When taking care of your dog’s wound, the last thing you want is to introduce a new injury.
I don’t know about you, but I hate the idea of scissors anywhere near my dog’s body. Scissor lacerations can land a dog in an emergency room. You never know when your dog might make a sudden move that will turn the seemingly harmless tool into a weapon.
When we do have to use scissors around our dogs, we use the round-nose kind which we have in our dog first aid kit.
But, still, I wouldn’t say I like using even those.
Every time our dog comes bandaged from the vets, the only way to remove it is by cutting it.
Vet wrap is a marvelous invention that I love. But once it’s been applied for a while, there is usually no way of finding the end and being able to unravel it.
With last year’s Cookie’s cut on her paw pad and this year’s post-op wound after removal of JD’s mast cell tumor, we’ve done our share of bandaging.
Using vet wrap so it doesn’t need to be cut to remove
A handyperson can come in handy.
Hubby is quite a handyman, always making or building something. For example, every time he uses tape, he makes a little tab on the end, so it is easier for him to find and pull off the end when he uses the roll the next time.
It was hubby’s suggestion to make a tab at the end when applying a bandage as well.
“I guess I have to go fetch some scissors,” said the vet when JD came to have his post-op wound checked out when she realized we had bandaged a sock over it.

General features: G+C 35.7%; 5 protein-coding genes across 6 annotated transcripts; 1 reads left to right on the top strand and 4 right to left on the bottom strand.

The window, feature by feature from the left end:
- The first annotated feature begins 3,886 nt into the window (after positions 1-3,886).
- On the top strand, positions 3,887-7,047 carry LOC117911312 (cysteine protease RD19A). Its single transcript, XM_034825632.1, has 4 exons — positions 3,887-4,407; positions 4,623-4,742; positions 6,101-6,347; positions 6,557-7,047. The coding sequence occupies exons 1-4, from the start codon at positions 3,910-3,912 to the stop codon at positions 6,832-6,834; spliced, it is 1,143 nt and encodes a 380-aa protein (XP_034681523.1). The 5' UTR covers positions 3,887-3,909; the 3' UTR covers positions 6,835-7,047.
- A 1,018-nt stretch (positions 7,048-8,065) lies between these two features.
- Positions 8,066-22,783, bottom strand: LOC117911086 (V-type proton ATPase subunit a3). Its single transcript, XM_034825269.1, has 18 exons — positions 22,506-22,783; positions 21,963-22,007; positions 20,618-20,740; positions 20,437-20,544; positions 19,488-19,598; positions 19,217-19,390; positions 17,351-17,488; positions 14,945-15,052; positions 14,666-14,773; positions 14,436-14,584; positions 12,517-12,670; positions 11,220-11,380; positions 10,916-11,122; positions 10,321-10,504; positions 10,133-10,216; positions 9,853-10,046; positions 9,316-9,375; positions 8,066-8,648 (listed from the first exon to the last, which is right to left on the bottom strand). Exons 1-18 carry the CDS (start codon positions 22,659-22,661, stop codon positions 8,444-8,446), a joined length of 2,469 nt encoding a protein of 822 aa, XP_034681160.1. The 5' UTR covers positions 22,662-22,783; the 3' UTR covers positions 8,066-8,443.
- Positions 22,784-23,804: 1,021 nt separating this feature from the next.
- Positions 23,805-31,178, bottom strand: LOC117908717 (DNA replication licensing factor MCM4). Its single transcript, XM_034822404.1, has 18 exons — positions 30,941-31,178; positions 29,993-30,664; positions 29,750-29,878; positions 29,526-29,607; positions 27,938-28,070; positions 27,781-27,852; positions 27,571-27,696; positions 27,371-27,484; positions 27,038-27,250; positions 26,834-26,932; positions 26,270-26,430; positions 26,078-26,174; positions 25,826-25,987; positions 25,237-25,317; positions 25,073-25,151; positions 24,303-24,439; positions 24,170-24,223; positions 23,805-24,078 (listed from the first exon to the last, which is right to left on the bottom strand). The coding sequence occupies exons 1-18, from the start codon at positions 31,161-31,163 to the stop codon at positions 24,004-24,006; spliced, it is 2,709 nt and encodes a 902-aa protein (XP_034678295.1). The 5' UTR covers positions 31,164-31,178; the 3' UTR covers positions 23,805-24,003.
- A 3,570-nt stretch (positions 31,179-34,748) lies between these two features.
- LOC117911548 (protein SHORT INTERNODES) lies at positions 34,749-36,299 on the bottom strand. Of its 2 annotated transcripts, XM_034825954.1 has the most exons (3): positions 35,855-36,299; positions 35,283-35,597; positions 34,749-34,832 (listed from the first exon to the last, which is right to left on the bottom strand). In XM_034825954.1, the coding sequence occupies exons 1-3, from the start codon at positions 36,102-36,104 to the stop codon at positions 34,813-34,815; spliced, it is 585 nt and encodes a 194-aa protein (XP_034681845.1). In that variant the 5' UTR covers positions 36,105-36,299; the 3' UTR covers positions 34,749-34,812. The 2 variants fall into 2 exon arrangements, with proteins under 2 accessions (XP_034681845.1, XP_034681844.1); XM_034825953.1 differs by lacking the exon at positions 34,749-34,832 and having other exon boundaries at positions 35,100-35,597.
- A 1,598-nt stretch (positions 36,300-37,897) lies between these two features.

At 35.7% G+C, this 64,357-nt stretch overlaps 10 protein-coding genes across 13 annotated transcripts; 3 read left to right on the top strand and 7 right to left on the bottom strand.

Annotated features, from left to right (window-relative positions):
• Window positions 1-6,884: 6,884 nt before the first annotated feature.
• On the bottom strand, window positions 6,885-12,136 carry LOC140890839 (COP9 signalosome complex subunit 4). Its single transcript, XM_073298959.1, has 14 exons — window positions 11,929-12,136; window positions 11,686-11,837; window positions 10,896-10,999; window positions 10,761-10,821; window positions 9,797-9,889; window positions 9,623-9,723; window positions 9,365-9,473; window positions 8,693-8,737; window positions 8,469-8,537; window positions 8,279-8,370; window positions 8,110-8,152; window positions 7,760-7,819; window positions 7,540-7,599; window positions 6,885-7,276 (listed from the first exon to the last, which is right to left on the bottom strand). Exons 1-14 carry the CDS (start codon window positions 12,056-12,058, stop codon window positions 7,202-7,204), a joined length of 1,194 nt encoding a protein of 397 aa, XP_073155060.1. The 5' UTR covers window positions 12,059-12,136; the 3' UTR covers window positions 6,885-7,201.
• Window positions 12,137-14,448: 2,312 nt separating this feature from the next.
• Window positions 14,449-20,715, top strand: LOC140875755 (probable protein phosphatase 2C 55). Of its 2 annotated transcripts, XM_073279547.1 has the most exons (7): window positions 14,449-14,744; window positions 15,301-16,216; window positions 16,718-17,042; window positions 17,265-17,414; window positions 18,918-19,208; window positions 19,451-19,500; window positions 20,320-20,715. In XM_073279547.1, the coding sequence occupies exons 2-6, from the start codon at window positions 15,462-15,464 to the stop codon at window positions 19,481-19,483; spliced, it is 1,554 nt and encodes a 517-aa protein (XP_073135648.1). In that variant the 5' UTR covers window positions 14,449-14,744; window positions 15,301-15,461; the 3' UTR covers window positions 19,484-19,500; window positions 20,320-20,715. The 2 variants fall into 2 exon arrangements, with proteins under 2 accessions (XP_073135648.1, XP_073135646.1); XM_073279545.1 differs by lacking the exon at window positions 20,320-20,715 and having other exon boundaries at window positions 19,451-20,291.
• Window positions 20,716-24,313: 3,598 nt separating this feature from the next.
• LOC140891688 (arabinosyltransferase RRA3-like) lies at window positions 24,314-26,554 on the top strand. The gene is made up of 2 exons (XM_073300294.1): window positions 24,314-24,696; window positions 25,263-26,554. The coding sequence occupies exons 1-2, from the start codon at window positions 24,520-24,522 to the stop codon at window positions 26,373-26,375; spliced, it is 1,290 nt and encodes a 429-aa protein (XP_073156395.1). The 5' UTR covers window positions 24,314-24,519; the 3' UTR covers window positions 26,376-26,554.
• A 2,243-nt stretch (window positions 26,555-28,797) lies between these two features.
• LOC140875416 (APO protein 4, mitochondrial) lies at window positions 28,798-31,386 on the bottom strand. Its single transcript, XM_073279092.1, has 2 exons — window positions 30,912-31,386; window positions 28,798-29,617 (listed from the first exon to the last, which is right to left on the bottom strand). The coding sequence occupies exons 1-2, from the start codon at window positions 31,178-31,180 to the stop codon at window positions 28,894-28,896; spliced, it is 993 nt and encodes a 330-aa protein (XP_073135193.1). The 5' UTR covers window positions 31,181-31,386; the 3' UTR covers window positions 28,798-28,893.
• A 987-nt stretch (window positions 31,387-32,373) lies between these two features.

“Nope, you don’t,” said hubby and showed her the tab we made, which is easy to grab so the bandage can be simply unwrapped.
Unlike duct or electrical tape, the end does not stick out from the roll. The tabbed vet wrap still adheres to the rest as it should, but the tab makes it easier to find and pull off.
Not once has JD worked off his bandage because of the tab. Even when he did work off the sock from underneath, the bandage remained in place.
And for some reason, nobody else seems to have ever thought of that. Not when bandaging a wound, not when putting away a roll of tape. And yet, the vet wrap we use comes with precisely the same tab on a new roll.
Having changed bandages three times a day (yes, I’m very paranoid about infections when bandaging my dogs), this little trick is a lifesaver.
Don’t cut it. Tab it.
Principles of Wound Care & Bandaging Techniques